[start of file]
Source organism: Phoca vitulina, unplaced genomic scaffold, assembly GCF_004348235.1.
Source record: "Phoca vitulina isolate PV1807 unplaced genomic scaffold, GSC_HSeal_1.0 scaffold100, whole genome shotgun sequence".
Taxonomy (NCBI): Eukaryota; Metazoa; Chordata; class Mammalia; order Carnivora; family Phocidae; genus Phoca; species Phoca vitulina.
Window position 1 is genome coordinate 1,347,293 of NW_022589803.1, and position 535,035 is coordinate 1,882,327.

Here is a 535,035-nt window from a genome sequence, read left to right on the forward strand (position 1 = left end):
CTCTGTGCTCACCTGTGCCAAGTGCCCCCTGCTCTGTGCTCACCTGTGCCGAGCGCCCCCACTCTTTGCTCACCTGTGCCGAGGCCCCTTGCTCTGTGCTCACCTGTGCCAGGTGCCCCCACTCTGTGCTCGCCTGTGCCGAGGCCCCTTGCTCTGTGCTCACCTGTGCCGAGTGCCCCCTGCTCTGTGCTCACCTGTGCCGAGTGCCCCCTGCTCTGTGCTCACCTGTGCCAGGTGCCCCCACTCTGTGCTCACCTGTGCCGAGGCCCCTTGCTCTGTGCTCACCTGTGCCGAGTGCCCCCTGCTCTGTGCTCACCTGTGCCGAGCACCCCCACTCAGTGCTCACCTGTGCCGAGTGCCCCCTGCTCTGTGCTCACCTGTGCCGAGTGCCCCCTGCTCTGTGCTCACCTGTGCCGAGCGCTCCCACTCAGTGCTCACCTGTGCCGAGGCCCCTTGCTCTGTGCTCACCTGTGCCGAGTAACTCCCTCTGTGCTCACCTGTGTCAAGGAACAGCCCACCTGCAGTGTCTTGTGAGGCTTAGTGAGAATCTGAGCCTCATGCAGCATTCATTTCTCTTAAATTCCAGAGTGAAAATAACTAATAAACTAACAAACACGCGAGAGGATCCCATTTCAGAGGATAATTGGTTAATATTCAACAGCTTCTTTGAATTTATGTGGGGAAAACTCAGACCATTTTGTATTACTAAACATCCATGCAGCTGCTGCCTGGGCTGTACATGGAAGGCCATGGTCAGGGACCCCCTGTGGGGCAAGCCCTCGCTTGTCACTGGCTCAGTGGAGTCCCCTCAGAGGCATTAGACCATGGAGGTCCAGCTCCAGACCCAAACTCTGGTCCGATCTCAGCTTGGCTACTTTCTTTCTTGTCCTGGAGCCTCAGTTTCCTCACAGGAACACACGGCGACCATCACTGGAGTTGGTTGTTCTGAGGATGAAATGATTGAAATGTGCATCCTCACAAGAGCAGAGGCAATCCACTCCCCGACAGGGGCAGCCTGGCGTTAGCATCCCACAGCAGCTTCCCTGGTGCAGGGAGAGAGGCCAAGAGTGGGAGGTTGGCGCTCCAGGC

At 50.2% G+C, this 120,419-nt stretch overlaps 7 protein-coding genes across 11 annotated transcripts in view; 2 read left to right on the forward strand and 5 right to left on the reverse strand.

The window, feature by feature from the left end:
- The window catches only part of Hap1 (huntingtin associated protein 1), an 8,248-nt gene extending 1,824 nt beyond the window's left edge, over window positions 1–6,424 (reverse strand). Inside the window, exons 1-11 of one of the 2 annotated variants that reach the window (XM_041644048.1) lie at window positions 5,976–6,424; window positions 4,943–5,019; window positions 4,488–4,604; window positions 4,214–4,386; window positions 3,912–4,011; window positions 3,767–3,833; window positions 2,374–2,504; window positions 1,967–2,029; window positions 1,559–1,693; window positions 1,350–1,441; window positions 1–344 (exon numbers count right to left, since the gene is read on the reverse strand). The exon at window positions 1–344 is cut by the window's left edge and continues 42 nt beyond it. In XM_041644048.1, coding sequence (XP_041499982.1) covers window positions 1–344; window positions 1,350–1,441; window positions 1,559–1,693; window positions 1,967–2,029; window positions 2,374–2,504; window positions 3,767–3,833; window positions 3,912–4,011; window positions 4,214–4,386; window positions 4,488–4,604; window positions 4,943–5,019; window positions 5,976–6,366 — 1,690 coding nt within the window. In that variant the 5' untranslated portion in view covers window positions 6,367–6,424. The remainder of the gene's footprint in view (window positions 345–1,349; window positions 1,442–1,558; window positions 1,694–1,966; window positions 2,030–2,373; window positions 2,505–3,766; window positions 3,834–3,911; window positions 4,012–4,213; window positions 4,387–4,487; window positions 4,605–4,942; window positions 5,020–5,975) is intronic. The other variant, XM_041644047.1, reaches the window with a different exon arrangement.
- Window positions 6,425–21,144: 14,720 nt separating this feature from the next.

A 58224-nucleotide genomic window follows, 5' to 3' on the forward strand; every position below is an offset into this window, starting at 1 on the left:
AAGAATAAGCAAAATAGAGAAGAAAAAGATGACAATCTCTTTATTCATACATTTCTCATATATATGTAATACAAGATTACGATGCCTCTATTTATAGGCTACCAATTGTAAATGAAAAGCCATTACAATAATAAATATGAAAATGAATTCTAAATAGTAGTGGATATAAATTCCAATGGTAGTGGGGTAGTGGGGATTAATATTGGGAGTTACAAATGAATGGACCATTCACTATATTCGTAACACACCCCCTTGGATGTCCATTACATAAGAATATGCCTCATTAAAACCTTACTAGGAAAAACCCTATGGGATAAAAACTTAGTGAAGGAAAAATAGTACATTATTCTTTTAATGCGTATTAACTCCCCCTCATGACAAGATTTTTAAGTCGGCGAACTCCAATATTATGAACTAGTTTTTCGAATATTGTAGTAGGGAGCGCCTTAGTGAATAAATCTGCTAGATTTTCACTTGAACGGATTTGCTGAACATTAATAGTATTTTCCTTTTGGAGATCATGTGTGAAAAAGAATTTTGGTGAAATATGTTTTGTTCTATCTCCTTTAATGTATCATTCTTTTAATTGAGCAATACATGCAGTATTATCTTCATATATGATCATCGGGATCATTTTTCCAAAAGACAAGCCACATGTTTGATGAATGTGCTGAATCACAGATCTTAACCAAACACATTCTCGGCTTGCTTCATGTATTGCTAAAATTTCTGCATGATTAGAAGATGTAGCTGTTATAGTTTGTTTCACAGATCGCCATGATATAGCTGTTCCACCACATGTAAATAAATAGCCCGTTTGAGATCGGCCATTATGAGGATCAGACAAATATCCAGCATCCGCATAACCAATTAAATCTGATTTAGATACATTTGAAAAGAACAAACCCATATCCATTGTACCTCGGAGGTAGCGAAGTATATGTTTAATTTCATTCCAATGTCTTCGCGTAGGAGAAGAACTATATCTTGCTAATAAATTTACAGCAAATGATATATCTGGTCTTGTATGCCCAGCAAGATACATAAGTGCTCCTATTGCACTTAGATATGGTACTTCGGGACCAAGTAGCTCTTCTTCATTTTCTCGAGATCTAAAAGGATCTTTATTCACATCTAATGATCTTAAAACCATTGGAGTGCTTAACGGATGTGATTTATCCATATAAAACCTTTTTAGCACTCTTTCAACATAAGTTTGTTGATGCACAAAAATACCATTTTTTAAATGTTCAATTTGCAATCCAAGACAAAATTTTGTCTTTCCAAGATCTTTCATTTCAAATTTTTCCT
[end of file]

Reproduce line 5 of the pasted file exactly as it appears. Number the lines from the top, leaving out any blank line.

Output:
Here is a 535,035-nt window from a genome sequence, read left to right on the forward strand (position 1 = left end):